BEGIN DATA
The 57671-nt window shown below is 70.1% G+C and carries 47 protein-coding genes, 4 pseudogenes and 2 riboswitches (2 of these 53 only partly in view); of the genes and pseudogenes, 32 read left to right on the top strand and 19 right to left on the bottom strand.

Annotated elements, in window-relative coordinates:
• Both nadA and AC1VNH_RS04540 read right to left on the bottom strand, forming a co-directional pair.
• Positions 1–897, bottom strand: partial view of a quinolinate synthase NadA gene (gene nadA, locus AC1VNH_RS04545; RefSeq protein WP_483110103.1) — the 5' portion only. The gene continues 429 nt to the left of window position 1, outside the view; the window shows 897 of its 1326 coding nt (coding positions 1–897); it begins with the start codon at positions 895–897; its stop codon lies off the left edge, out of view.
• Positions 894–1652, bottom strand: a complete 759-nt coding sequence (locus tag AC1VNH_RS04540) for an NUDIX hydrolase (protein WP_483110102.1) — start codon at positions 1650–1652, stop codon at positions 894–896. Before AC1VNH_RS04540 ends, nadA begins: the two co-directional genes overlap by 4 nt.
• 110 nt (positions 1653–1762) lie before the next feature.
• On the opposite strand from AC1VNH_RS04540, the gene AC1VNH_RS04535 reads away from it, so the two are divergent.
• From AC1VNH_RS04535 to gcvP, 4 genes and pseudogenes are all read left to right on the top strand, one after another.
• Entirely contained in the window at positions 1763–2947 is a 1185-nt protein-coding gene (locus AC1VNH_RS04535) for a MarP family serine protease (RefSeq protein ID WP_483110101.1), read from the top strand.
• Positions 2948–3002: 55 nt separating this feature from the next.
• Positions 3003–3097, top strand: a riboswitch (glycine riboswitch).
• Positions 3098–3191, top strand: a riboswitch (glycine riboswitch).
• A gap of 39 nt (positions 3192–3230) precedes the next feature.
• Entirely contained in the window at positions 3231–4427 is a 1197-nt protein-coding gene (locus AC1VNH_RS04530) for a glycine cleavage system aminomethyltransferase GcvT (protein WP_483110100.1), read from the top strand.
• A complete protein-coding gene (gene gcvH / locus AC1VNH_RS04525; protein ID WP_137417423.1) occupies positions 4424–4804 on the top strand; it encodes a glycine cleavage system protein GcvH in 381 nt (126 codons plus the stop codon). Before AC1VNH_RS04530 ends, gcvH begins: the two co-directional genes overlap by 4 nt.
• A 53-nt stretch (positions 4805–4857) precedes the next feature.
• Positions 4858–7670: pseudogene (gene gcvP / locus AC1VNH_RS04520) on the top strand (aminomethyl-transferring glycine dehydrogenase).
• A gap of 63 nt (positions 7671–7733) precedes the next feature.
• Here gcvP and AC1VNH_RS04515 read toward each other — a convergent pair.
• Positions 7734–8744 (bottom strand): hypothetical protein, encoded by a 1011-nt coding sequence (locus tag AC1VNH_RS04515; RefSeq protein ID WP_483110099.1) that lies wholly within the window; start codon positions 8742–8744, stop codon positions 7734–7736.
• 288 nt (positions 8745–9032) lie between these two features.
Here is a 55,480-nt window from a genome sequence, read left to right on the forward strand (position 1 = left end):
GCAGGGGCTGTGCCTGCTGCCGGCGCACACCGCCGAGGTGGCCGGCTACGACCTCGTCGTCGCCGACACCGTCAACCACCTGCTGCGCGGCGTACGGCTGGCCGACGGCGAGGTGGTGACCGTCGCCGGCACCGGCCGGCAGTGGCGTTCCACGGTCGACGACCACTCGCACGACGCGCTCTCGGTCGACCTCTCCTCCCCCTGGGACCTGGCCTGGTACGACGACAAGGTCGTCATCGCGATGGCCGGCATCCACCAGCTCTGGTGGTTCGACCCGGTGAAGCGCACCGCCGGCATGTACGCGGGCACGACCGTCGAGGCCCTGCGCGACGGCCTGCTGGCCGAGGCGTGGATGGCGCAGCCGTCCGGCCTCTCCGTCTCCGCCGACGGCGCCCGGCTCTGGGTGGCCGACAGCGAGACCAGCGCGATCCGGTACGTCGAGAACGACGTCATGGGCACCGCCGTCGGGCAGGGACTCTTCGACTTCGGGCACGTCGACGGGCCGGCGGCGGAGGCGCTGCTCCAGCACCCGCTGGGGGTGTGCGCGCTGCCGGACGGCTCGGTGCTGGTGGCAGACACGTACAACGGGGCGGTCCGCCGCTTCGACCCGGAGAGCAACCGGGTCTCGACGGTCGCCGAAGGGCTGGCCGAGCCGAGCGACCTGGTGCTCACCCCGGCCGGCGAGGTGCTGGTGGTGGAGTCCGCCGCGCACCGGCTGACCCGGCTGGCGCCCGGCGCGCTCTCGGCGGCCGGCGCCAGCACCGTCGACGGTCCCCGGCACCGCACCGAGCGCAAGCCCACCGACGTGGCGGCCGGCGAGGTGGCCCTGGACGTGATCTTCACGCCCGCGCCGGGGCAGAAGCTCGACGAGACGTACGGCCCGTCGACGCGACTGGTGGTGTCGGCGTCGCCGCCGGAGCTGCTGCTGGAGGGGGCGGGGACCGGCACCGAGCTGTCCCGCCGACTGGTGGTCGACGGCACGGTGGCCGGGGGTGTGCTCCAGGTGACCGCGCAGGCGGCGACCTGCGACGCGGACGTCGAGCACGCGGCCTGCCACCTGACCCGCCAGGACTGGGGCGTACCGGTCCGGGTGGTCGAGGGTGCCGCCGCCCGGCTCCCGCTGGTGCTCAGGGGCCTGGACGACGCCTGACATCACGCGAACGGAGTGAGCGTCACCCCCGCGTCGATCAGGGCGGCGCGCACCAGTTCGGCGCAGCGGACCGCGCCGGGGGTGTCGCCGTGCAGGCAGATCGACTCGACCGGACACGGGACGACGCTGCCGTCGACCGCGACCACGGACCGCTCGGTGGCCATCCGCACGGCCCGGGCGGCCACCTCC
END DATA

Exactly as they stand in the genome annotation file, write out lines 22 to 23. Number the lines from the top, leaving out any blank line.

Here is a 55,480-nt window from a genome sequence, read left to right on the forward strand (position 1 = left end):
GCAGGGGCTGTGCCTGCTGCCGGCGCACACCGCCGAGGTGGCCGGCTACGACCTCGTCGTCGCCGACACCGTCAACCACCTGCTGCGCGGCGTACGGCTGGCCGACGGCGAGGTGGTGACCGTCGCCGGCACCGGCCGGCAGTGGCGTTCCACGGTCGACGACCACTCGCACGACGCGCTCTCGGTCGACCTCTCCTCCCCCTGGGACCTGGCCTGGTACGACGACAAGGTCGTCATCGCGATGGCCGGCATCCACCAGCTCTGGTGGTTCGACCCGGTGAAGCGCACCGCCGGCATGTACGCGGGCACGACCGTCGAGGCCCTGCGCGACGGCCTGCTGGCCGAGGCGTGGATGGCGCAGCCGTCCGGCCTCTCCGTCTCCGCCGACGGCGCCCGGCTCTGGGTGGCCGACAGCGAGACCAGCGCGATCCGGTACGTCGAGAACGACGTCATGGGCACCGCCGTCGGGCAGGGACTCTTCGACTTCGGGCACGTCGACGGGCCGGCGGCGGAGGCGCTGCTCCAGCACCCGCTGGGGGTGTGCGCGCTGCCGGACGGCTCGGTGCTGGTGGCAGACACGTACAACGGGGCGGTCCGCCGCTTCGACCCGGAGAGCAACCGGGTCTCGACGGTCGCCGAAGGGCTGGCCGAGCCGAGCGACCTGGTGCTCACCCCGGCCGGCGAGGTGCTGGTGGTGGAGTCCGCCGCGCACCGGCTGACCCGGCTGGCGCCCGGCGCGCTCTCGGCGGCCGGCGCCAGCACCGTCGACGGTCCCCGGCACCGCACCGAGCGCAAGCCCACCGACGTGGCGGCCGGCGAGGTGGCCCTGGACGTGATCTTCACGCCCGCGCCGGGGCAGAAGCTCGACGAGACGTACGGCCCGTCGACGCGACTGGTGGTGTCGGCGTCGCCGCCGGAGCTGCTGCTGGAGGGGGCGGGGACCGGCACCGAGCTGTCCCGCCGACTGGTGGTCGACGGCACGGTGGCCGGGGGTGTGCTCCAGGTGACCGCGCAGGCGGCGACCTGCGACGCGGACGTCGAGCACGCGGCCTGCCACCTGACCCGCCAGGACTGGGGCGTACCGGTCCGGGTGGTCGAGGGTGCCGCCGCCCGGCTCCCGCTGGTGCTCAGGGGCCTGGACGACGCCTGACATCACGCGAACGGAGTGAGCGTCACCCCCGCGTCGATCAGGGCGGCGCGCACCAGTTCGGCGCAGCGGACCGCGCCGGGGGTGTCGCCGTGCAGGCAGATCGACTCGACCGGACACGGGACGACGCTGCCGTCGACCGCGACCACGGACCGCTCGGTGGCCATCCGCACGGCCCGGGCGGCCACCTCC